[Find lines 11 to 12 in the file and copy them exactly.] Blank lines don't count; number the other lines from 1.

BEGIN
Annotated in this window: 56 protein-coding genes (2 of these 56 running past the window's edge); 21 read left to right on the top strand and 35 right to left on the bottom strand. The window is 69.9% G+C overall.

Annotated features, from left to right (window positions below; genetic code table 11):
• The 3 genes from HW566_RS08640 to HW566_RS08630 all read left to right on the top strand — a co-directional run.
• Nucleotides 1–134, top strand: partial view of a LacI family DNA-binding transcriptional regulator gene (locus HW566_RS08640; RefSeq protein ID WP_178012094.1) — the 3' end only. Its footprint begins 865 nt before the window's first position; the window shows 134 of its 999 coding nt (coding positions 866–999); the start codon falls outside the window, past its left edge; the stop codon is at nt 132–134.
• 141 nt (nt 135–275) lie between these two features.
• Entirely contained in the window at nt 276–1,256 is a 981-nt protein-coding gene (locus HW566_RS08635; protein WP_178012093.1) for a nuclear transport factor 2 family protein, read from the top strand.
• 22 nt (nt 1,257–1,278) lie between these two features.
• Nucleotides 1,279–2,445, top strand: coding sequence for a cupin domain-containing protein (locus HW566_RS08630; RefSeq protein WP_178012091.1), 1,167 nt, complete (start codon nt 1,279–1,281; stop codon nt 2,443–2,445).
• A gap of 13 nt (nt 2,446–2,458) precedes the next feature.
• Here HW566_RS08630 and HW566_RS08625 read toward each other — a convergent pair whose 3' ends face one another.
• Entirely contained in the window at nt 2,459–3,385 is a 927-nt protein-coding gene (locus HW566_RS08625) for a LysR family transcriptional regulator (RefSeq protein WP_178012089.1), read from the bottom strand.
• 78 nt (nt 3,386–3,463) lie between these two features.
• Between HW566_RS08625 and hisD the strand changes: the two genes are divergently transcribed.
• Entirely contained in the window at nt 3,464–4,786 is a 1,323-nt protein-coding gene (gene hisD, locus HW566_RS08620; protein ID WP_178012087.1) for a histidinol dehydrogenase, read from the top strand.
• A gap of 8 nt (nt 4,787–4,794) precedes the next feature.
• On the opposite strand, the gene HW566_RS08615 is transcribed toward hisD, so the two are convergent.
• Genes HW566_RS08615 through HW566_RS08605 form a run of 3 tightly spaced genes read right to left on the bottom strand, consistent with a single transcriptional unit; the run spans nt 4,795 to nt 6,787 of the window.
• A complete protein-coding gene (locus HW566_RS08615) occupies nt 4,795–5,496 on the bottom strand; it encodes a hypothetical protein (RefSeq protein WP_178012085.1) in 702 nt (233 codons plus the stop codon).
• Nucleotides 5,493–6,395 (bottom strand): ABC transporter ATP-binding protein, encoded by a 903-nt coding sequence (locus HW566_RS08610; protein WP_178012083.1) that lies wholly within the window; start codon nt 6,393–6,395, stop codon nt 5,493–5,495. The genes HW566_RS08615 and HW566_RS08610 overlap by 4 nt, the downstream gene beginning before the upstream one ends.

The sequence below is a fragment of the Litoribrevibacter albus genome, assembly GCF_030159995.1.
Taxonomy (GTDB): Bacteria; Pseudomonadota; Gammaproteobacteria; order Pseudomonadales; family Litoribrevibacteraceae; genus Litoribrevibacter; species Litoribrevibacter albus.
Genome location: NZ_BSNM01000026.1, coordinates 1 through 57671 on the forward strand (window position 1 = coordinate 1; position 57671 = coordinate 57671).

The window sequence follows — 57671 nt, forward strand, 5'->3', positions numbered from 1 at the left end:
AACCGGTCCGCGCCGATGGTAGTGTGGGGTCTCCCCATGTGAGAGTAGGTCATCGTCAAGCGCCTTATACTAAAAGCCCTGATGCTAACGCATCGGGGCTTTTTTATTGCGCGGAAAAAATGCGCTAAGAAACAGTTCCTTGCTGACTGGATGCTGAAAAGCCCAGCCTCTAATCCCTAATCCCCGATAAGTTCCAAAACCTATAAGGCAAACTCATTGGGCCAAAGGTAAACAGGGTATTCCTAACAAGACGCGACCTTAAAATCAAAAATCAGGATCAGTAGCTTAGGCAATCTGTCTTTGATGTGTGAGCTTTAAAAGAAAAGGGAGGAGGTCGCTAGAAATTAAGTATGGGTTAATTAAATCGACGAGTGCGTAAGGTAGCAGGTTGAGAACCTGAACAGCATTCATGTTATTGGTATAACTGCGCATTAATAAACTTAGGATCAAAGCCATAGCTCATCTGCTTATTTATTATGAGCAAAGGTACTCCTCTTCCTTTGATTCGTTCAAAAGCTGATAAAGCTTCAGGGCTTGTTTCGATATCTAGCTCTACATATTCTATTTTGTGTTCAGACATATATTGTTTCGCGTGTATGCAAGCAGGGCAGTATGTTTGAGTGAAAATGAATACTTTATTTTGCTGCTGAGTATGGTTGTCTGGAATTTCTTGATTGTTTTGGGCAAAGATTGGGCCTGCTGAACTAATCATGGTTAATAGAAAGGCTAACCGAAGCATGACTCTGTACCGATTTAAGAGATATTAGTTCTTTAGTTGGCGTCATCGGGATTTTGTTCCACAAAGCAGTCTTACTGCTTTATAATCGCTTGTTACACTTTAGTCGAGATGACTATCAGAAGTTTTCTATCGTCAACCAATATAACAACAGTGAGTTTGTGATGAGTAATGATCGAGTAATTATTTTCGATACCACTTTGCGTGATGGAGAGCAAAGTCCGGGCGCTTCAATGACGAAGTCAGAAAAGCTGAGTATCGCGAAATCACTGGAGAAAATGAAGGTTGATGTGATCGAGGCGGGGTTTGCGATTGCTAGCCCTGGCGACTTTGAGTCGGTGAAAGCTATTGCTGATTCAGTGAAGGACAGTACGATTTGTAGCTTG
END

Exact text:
• Entirely contained in the window at nt 2,459–3,385 is a 927-nt protein-coding gene (locus HW566_RS08625) for a LysR family transcriptional regulator (RefSeq protein WP_178012089.1), read from the bottom strand.
• 78 nt (nt 3,386–3,463) lie between these two features.